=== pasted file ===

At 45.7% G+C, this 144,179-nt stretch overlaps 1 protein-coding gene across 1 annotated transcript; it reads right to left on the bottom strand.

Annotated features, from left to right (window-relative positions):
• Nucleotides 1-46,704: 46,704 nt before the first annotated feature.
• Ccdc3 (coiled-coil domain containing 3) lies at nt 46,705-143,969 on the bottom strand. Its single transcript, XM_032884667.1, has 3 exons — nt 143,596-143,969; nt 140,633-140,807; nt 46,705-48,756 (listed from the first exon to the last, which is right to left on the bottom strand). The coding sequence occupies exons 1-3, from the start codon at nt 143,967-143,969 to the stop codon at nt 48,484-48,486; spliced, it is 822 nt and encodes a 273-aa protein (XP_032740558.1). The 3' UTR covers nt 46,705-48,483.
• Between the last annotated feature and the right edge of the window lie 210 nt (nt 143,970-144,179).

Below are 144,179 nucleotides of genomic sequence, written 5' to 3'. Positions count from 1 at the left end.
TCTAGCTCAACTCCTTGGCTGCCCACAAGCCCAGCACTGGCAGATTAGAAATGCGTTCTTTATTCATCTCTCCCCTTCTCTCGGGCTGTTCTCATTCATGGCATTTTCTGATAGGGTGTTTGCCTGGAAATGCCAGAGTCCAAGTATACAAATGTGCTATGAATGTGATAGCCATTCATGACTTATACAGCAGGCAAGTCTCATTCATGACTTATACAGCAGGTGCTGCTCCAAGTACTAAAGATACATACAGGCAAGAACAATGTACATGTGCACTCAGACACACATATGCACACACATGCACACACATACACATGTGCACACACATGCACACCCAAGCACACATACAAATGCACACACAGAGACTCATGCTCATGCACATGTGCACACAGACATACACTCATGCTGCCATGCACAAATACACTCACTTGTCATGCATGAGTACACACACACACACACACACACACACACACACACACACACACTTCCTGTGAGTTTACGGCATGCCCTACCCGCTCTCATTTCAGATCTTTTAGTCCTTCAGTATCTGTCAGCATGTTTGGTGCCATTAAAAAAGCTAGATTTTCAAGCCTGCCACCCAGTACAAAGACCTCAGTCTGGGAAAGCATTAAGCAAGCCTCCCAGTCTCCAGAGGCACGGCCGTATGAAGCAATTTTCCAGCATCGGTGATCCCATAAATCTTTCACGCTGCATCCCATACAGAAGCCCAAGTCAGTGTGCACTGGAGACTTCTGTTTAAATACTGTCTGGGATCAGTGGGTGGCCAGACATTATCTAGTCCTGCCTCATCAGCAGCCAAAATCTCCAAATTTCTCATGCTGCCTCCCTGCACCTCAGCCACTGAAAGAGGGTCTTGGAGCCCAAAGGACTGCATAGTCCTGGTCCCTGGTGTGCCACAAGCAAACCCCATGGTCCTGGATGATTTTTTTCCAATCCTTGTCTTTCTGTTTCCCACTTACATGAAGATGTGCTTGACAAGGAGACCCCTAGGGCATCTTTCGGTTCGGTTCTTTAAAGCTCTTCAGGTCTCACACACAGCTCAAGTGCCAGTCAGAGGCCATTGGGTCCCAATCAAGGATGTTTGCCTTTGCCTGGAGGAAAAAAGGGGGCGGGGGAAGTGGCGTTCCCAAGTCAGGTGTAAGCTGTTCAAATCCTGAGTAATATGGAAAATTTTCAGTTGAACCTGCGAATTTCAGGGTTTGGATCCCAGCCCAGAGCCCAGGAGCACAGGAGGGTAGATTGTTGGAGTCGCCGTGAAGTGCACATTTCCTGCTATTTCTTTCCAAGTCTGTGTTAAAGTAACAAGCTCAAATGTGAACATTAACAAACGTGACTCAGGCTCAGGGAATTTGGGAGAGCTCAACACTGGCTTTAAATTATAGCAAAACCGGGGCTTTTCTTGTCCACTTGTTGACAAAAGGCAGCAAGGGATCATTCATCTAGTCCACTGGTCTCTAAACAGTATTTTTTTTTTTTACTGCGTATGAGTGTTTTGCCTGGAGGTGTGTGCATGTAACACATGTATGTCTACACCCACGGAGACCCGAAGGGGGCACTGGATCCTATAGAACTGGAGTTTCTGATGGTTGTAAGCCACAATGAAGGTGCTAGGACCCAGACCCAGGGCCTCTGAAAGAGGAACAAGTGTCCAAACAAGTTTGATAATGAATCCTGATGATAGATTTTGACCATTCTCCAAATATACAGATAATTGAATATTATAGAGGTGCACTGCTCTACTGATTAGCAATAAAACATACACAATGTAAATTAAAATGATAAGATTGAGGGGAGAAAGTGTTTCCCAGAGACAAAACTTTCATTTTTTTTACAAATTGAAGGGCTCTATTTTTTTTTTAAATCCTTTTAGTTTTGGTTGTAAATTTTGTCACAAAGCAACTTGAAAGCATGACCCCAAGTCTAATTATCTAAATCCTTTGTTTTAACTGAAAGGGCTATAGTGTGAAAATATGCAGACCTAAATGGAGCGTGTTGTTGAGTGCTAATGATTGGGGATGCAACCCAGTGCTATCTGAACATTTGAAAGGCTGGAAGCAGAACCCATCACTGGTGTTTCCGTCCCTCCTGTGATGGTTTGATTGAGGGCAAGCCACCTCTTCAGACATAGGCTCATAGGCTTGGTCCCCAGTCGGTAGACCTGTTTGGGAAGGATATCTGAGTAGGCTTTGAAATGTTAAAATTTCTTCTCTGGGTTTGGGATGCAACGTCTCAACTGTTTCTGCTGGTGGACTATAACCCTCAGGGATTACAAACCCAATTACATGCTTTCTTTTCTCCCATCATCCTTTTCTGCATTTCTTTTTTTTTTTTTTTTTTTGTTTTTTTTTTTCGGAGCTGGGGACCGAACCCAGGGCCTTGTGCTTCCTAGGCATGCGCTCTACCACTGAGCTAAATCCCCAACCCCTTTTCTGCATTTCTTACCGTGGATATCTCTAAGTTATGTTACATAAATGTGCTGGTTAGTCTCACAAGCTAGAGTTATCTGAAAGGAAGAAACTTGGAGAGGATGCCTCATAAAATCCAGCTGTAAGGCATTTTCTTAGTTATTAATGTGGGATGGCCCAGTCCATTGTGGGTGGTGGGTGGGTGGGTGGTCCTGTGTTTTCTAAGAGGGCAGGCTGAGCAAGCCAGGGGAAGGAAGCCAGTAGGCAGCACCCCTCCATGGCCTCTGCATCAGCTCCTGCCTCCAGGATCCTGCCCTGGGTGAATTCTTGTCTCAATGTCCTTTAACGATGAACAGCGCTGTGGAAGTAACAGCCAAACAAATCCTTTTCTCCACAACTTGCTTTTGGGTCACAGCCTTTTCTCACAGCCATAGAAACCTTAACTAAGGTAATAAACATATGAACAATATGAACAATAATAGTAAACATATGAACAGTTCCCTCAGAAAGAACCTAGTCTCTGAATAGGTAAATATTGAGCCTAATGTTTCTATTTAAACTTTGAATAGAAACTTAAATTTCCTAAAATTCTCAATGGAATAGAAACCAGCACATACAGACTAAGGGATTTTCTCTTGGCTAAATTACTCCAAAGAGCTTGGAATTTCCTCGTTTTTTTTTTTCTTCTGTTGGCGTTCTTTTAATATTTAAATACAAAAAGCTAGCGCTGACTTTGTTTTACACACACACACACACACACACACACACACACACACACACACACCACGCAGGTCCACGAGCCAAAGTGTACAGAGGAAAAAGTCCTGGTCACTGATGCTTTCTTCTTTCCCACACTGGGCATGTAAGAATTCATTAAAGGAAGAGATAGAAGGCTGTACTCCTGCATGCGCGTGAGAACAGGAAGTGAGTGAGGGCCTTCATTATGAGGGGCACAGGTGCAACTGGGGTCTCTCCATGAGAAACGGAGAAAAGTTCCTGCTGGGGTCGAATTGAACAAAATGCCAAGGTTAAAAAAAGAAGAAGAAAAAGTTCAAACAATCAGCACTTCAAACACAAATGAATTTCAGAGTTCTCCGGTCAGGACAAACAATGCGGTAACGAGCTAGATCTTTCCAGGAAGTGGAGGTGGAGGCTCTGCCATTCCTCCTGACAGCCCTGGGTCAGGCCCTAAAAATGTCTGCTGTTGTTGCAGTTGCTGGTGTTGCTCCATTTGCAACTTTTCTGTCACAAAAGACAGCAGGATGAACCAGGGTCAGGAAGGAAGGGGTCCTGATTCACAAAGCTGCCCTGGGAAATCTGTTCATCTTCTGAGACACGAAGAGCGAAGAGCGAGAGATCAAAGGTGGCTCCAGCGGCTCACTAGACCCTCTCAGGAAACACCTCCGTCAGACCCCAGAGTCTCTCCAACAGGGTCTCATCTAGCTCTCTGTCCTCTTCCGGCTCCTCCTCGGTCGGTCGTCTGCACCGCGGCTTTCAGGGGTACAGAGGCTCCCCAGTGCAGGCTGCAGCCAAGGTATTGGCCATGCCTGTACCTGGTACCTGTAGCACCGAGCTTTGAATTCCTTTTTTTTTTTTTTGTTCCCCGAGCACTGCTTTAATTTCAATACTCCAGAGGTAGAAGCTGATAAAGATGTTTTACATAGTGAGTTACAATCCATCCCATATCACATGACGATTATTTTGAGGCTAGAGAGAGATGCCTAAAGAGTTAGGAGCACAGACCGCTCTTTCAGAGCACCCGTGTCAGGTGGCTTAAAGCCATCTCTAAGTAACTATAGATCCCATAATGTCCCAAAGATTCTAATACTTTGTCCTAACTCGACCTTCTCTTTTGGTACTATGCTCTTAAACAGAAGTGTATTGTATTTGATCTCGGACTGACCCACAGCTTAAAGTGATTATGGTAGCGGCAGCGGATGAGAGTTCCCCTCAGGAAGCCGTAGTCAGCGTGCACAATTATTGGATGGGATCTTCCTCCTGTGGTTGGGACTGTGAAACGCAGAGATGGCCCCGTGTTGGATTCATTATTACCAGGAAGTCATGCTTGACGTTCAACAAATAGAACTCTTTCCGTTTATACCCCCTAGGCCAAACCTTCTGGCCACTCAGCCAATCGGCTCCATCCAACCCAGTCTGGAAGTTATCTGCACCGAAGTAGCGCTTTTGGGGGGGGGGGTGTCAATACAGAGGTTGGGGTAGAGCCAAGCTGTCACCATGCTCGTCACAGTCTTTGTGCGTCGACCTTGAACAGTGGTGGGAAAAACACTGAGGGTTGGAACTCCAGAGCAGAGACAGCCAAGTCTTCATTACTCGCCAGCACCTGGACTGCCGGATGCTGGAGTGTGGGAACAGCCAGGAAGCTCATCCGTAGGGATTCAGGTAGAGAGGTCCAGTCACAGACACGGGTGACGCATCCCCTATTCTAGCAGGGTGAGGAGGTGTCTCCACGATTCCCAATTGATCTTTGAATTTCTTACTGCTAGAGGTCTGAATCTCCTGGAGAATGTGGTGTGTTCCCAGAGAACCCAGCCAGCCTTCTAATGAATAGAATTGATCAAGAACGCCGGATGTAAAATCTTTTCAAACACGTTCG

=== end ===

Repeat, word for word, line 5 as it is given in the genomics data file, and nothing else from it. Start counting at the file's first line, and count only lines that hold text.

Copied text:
• Between the last annotated feature and the right edge of the window lie 210 nt (nt 143,970-144,179).